TORONTO — Premier Doug Ford ousted a member of his government from caucus on Friday after the politician voiced his opposition to lockdowns.
In accusing legislator Roman Baber of spreading "misinformation" about the pandemic, Ford also barred him from running for the Progressive Conservatives in the 2022 election.
The move came just hours after Baber, who represents a Toronto riding, issued a public letter calling on Ford to end an ongoing provincial lockdown.
"The data speaks for itself - the lockdown is deadlier than COVID," Baber wrote. "Ending the lockdowns is the best thing we can do for the health of Ontarians”
Baber argued that lockdowns are causing a number of other serious problems including mental health and addictions issues, and are hurting businesses. He argued they were also causing delays in vital health care such as cancer diagnoses.
Ford called Baber's letter "irresponsible."
"I am the first to recognize that COVID-19 has had a devastating impact on people," Ford said in a statement. "However, as premier, my number one priority is the health and safety of all Ontarians."
Ford said he is following the advice of experts including the province's chief medical officer of health, who has recommended lockdowns to control the virus' spread.
"By spreading misinformation (Baber) is undermining the tireless efforts of our frontline health-care workers at this critical time, and he is putting people at risk," Ford said.
Earlier this week, Ford imposed a second state of emergency and a stay-at-home order in an effort to fight rising rates of COVID-19.
Under the order, which took effect Thursday, residents are required to stay home except for essential activities such as accessing health care, shopping for groceries, or outdoor exercise.
Projections released by the province earlier this week indicated Ontario’s health system will be overwhelmed unless there is a significant reduction in contacts between residents.
On Friday, Health Minister Christine Elliott's office released a fact check of Baber's letter.
That statement disputed claims Baber made about deaths due to COVID-19, hospital capacity, and corrected a spelling error.
"Minimizing the risks and impact of COVID-19 is reckless and irresponsible," Elliott's office said in a statement.
The CEO of the Canadian Mental Health Association's Ontario division said Friday that Baber had mischaracterized the organizations' research in his letter.
Camille Quenneville said their research indicates suicidal ideation has increased but that is due to the overall impact of the pandemic.
"At a time when so many Ontarians are struggling, we are disappointed that the MPP has for political purposes misconstrued statistics about the sensitive subject of suicidal ideation," she said.
The association supports the government's lockdown measures, she added.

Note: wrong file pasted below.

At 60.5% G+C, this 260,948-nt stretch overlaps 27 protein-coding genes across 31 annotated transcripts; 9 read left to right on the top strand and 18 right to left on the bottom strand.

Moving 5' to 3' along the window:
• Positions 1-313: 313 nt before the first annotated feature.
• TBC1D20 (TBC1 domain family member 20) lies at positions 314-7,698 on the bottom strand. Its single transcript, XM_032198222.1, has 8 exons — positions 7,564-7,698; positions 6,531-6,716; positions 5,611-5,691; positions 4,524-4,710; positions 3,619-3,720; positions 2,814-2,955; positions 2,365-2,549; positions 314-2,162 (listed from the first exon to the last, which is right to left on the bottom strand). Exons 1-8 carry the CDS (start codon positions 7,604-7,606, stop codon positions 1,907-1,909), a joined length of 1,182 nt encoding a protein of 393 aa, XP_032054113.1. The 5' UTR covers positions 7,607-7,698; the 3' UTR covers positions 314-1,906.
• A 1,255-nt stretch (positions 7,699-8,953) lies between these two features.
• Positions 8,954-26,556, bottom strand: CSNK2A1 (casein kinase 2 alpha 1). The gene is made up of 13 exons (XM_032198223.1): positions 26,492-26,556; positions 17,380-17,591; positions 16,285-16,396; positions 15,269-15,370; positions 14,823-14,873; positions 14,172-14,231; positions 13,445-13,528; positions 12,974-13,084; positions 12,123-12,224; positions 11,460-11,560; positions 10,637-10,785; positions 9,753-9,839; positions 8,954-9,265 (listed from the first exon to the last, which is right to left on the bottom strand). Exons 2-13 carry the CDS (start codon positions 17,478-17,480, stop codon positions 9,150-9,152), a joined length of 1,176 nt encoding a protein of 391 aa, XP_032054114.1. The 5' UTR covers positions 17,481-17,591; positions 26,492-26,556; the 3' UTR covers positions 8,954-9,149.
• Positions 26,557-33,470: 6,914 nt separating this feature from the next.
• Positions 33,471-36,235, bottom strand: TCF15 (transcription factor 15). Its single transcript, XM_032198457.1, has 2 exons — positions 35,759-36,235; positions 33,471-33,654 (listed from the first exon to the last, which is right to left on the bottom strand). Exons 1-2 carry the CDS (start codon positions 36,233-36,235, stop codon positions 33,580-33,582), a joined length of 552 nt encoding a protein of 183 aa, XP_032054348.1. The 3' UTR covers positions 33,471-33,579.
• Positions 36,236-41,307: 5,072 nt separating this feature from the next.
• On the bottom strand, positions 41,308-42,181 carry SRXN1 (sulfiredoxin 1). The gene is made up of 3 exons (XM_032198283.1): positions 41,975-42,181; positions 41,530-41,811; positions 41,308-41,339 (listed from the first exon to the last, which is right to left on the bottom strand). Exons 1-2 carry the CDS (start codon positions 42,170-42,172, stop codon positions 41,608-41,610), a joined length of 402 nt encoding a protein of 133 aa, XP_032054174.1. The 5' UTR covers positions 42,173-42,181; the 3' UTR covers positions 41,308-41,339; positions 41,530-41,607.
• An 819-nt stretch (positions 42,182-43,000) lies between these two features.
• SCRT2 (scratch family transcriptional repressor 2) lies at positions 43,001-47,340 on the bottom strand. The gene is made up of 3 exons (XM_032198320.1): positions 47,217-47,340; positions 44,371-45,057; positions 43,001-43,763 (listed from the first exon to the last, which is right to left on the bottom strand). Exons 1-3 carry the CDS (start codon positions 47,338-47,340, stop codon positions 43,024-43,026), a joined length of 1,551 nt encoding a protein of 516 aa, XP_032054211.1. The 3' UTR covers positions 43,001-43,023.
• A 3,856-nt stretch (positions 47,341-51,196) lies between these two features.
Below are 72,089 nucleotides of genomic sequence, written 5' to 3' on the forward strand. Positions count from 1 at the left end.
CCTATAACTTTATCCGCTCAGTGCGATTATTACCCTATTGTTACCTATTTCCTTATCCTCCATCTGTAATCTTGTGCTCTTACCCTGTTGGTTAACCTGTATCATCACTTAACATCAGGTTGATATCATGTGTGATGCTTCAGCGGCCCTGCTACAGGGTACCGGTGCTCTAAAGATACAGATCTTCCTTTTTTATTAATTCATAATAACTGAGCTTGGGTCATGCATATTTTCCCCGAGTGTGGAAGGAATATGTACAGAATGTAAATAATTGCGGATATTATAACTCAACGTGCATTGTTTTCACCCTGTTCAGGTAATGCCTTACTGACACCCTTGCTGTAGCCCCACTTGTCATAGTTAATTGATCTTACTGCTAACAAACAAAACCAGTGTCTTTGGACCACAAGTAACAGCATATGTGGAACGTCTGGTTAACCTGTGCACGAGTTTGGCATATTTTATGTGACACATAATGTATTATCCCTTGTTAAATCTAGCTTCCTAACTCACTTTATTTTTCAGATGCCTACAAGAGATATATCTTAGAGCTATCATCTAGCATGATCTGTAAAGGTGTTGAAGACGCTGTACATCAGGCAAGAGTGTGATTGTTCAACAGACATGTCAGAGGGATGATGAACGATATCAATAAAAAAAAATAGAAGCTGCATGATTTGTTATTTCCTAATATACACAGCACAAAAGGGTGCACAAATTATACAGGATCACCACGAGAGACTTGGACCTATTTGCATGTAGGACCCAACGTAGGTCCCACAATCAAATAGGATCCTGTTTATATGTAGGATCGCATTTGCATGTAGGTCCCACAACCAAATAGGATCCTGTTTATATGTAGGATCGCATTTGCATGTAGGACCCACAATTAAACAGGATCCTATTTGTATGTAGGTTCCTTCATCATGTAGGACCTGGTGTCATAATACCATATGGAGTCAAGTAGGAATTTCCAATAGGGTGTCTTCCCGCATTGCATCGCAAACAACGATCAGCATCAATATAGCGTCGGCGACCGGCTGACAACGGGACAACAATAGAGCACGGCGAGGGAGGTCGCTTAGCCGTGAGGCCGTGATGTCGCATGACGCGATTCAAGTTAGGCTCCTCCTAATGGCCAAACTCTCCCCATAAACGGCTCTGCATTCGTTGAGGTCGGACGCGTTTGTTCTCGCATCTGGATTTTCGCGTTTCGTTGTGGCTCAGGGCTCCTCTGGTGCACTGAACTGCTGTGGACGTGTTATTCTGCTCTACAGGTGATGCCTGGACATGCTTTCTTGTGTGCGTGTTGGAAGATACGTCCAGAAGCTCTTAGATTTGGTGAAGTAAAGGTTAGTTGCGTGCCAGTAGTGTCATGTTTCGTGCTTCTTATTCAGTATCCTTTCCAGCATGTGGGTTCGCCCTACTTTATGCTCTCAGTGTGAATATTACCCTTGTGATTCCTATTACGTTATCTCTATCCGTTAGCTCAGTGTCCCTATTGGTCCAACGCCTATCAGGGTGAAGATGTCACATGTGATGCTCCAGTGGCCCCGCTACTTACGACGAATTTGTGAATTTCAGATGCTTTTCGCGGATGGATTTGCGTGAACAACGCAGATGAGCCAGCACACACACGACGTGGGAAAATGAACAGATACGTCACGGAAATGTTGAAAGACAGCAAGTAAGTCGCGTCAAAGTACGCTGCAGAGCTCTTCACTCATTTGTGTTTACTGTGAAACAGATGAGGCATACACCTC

Baber said he made his letter public because he thinks a "fair conversation" about public health restrictions needs to take place.
"The government can leech onto a typo, but it can't get away from the proposition that the lockdown is really harming folks," he said in an interview.
Baber said he believes Ford and other members of the Tory government agree with him but aren't saying so publicly.
"I am afraid, however, that there's more politics that's playing into the situation than actual medicine," he said.
NDP Leader Andrea Horwath said kicking Baber out of the government is "purely symbolic" unless Ford ensured he didn't listen to those who share Baber's views.
"Ford has ordered half-measures with contradictions, loopholes and exemptions," she said in a statement. "His insiders and lobbyists clearly have his ear while he dismisses pleas from public health experts to make this lockdown count."
Baber is now the fifth Tory legislator to either be ejected from the party or leave since the Ford government took office in 2018.
Last June, former Tory legislator Belinda Karahalios was kicked out of caucus by Ford for voting against a sweeping law that extended pandemic emergency orders.
Karahalios, who represents a Cambridge, Ont., riding, had said she opposed the measure because it gave Ford's government too much power.
Ontario reported 2,998 new cases of COVID-19 on Friday and 100 more deaths linked to the virus.
Meanwhile, the government announced Friday that it is employing 300 more case and contact tracers in the coming weeks, bringing the total provincial work force to 1,600 by Feb. 15.
When combined with local public health units, the province now has approximately 5,600 case and contact tracers, the government said.
The province also announced Friday that it has opened applications for a small business grant announced in December to provide pandemic support.
It provides a minimum of $10,000 to eligible small businesses that have had their operations restricted because of the provincial lockdown.
This report by The Canadian Press was first published Jan. 15, 2021.
Shawn Jeffords, The Canadian Press